Organic Dairy Needs More Hay
A shortage of organic hay is the biggest bottleneck
limiting the growth of organic dairies, says Justin Mauler, Aurora
Organic Dairy's associate director of farm resource development. Mauler
was a featured speaker at last week's Western Hay Business Conference
and Expo in Loveland, CO. "Our primary forage need is for organic hay,"
he told conference attendees. "We're looking to form long-term
commitments with organic hay growers." The dairy typically pays a 10-15%
premium over regular hay prices.
Aurora is one of the country's largest organic dairy companies,
operating organic dairies in Colorado and Texas totaling 7,400 cows
milking. The company is slated to open an additional 3,200-cow organic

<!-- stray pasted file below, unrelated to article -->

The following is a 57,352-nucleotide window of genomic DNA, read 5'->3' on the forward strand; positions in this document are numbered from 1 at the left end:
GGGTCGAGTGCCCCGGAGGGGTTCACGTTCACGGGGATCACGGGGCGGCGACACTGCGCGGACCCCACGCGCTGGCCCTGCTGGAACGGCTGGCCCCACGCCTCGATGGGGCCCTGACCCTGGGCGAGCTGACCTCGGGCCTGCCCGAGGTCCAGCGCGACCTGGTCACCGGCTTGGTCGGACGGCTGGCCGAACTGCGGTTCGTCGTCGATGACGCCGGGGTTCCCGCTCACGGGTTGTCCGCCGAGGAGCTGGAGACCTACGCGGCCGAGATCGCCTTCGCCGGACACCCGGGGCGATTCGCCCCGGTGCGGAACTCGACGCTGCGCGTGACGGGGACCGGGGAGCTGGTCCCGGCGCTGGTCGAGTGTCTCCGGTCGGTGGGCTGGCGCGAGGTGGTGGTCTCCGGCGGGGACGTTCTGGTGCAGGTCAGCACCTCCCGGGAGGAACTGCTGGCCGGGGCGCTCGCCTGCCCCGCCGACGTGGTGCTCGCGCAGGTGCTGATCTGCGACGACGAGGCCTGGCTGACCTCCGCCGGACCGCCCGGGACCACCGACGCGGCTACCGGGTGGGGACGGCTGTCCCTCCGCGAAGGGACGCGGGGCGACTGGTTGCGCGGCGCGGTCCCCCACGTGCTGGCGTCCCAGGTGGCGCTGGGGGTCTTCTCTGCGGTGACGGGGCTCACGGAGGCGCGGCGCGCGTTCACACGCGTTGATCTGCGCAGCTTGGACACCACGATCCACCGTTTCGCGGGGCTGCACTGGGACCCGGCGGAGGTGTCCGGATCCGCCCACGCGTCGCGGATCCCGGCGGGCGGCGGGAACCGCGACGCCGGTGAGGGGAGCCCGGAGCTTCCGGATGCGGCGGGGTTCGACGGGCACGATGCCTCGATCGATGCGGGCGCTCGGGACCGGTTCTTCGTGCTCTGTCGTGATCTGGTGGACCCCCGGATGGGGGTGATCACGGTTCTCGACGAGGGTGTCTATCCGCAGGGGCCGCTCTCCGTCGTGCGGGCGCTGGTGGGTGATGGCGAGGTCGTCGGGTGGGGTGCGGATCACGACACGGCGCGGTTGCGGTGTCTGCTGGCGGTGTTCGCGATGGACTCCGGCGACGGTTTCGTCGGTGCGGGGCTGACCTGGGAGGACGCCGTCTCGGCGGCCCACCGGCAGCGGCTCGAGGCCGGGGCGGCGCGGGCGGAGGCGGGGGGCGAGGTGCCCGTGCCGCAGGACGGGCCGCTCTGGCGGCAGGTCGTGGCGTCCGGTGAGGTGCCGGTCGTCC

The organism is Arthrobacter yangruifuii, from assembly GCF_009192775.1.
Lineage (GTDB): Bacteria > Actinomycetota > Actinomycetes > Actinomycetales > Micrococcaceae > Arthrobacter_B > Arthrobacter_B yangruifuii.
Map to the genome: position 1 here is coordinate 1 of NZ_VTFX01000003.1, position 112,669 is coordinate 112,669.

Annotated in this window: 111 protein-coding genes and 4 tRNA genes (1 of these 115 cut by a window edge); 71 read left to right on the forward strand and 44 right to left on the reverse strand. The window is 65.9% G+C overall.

dairy near Greeley, CO, by December 2006. The company does not produce
its own branded product. Its facilities package fat-free, 1%, 2% and
whole fluid milk, cream and butter under other organic brand names. "We
are a vertically integrated company, cow-to-carton," says Mauler.
"Quality feed is the biggest driver in our scheme."
The dairy is typically looking for premium alfalfa with 170+ relative
feed value. "We prefer 4 x 4 bales, but can also accept 3 x 4," Mauler
states. The company also buys alfalfa haylage and small grain silage,
typically from producers within 10-15 miles of each dairy.
Organic food products captured $12.4 billion of the $540 billion grocery
industry, according to recent reports. The organic dairy category is
among the fastest-growing categories, accounting for around 10% of the
organic food market. Mauler says the key drivers behind the growth of
the organic food market include food safety and health concerns, taste